Special note: You’re likely to find expired medicine, which has its own protocol. The FDA says to first see if your community has a “drug take-back” program specifically for expired medications. If not, throwing medication in the trash is your next best bet. The exception is for medication that indicates it should be flushed if not used by the person to which is was prescribed. Here’s the list of those medications.
Declutter the shower/bathtub area. Move toiletries to the cabinets, or toss empty bottles into the recycling bin. Fold towels and place on hooks or towel bars.
Clean it out. You know what to do: Spray shower/bath with cleaning product, clean mirror, clean vanity, clean floor, and most importantly, clean the toilet.
Decluttering Tips for the Bedroom
Like the bathroom, you’ll be surprised to find that much of what’s cluttering up your bedroom is “Easy Stuff.” Think: Books on your nightstand, rogue tissues, clothes that should be in your closet, and any random towels that were carelessly tossed aside during your harried morning routine.
Start with the bed — and bed-adjacent areas. Make the bed so you have a clear surface to rest laundry baskets, etc. Clear off the nightstand, clear the space next to the bed, then go underneath the bed. Most of this will be the aforementioned “Easy Stuff.”
Don’t Dwell on Clothes:
Though your closet is here, that’s a separate zone to tackle next. Toss clothes in laundry baskets, or fold and put back in bureau.
Collect and toss “floordrobe” clothes into laundry baskets. Though your closet is in this room, that’s a separate zone to tackle next. Instead, round up all the clothes that are on the floor and place in a laundry basket.
Sort Through Photos and Decor
A lot of tchotchkes (souvenirs, photos, frames, etc) end up in the bedroom, covering bureaus and nightstands. This makes the room feel more cluttered than decorated, meaning you can likely donate anything you don’t have a strong attachment to.
Clean the Bedroom from Top to Bottom
Finish with dusting surfaces and blinds, cleaning windows, vacuuming, and laundry.
Do a Load of Laundry
Chances are, the “floordrobe” clothes are more casual items that can be washed together. Otherwise, take a few extra minutes to separate lights from darks, then launder accordingly.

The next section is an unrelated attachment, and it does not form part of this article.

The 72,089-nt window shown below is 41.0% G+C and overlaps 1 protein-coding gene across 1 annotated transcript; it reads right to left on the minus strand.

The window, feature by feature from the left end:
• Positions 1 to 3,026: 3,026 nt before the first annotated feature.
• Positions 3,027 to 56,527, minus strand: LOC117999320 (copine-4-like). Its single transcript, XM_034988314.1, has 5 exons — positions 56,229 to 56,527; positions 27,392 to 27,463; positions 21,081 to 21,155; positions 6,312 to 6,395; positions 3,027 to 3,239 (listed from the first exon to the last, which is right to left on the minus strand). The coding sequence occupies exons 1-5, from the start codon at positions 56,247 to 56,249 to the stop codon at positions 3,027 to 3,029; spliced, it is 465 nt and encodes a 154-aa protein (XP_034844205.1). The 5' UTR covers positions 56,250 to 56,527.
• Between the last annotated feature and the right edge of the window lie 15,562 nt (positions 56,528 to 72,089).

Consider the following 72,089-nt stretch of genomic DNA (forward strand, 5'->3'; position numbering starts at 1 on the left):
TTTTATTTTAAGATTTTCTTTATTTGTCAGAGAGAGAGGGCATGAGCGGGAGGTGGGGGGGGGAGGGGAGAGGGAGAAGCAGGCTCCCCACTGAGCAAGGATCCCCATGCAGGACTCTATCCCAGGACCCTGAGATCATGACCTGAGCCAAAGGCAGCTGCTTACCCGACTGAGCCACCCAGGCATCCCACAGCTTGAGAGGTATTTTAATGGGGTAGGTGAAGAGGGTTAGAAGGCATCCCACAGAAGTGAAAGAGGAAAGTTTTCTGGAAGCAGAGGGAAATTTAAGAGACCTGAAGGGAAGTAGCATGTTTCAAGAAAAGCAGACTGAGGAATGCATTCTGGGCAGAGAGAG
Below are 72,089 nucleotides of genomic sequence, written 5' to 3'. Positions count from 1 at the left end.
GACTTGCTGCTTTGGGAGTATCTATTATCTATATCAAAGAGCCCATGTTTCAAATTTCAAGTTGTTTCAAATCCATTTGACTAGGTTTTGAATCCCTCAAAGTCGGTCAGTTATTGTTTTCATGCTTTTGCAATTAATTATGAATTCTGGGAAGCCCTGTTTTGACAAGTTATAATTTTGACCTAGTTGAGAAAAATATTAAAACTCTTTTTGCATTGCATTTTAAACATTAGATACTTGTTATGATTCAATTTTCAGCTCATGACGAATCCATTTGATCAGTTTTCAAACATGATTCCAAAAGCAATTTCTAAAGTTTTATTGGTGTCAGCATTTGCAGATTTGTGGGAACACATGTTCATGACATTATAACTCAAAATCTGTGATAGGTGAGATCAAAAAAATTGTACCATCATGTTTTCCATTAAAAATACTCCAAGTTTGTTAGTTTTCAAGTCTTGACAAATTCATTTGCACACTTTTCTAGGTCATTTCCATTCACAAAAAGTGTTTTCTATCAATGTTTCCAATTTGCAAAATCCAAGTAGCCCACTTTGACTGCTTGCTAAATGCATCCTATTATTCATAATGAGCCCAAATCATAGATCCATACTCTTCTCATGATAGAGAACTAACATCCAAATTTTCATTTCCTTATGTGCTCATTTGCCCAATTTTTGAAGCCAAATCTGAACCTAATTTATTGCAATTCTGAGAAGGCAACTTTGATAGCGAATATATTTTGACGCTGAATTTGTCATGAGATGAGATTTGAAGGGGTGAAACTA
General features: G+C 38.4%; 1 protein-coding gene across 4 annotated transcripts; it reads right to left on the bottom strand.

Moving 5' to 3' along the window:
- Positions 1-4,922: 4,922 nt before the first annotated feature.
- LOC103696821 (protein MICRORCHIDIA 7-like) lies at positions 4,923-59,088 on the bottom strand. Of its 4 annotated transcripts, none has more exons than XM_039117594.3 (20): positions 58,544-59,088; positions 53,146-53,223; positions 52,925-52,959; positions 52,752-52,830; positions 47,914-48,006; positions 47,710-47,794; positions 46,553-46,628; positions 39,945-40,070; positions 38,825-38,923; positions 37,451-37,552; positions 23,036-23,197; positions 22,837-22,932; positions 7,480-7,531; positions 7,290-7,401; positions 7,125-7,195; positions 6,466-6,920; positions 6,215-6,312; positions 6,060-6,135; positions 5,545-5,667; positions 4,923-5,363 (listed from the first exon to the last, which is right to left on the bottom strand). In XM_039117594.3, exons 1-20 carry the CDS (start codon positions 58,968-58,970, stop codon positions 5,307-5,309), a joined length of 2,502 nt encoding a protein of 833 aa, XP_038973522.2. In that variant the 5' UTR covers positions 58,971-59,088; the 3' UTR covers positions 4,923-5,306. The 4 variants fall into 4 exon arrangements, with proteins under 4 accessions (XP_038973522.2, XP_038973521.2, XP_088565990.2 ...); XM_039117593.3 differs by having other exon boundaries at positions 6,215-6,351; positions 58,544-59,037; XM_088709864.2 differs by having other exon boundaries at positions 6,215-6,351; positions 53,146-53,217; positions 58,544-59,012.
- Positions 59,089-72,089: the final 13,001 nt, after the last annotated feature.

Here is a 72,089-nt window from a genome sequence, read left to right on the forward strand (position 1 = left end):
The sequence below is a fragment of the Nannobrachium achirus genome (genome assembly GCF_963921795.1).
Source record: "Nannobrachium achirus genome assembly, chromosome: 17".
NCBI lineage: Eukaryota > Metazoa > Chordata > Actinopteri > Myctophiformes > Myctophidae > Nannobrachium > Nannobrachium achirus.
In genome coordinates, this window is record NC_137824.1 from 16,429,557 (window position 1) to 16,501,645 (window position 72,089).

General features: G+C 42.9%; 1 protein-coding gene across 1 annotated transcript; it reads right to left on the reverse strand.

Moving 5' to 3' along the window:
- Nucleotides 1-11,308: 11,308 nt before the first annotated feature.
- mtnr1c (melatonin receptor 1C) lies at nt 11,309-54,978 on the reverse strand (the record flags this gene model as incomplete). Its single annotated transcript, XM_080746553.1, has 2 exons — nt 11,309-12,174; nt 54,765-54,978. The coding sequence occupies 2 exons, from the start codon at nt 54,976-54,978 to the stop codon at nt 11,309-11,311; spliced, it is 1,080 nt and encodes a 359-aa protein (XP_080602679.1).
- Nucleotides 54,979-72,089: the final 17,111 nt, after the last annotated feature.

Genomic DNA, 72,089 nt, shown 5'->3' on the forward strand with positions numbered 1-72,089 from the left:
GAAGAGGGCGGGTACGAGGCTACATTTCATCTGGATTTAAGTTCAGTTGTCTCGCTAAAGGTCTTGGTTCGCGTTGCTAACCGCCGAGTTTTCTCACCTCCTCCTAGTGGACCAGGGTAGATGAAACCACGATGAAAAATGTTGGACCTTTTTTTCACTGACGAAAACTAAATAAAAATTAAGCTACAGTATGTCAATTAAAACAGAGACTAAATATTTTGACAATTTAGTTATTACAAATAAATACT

Next on the Declutter Checklist: The Closet
Most of us have more clothes than we can manage, making it the top source of clutter. The main challenge here is getting rid of old, outdated stuff.
Donate all clothes that don’t fit and freebies you’ve never worn. Again, start with the easy decisions, like those promotional tees from events and jeans that haven’t fit since college.
Off to the donation bin they go. (Using one of the big garbage bags is highly recommended, because it’s likely that you’ll fill it with ease.) Work fast, spending no more than 3 seconds deciding on whether or not to keep a garment.
Be picky about sentimental items. You can easily lose a whole day in a nostalgia wormhole about a shirt you haven’t seen since middle school, or the random vintage cocktail dress you bought during a road trip with friends (and have never worn), the hand-me-down from your sister, or, worse, your ex’s jacket that you never were able to part with.
Professional organizer Andrew Mellen recommends paying close attention to these moments — namely, “the story you tell yourself” when you’re assessing whether or not to keep an item.
“The story you may be telling yourself about it being cool or how exciting the hunt to find it was and what a treasure you picked up for a song or how much fun you had when you were drinking cocktails with your friends are all good stories,” he says. “They just might not need to be stories you’re still telling yourself.”
In other words, you might be holding on to an item for fear of losing a memory. It’s time to let go and trust yourself to remember the good (or forget the bad). To curb the odds of getting off-track, first loosely categorize clothing by type, tossing t-shirts/tops in one pile, bottoms/jeans in another, and so on. Then, take 15 minutes per pile to make your decisions.
Maximize space with storage. This is one place where you might need to pick up storage for at the end of your cleaning day. Open bins (preferably covered in a nice fabric) can go on the top rack of your closet to house t-shirts, workout gear, and infrequently-used accessories. You might want to pick up a low rack for shoes, or even a large basket (better for sandals, sneakers, and other casual shoes).
Once you purchase these items, budget 15 minutes to fold roll and “file” items for the bins, and then 15 minutes to arrange shoes on the rack.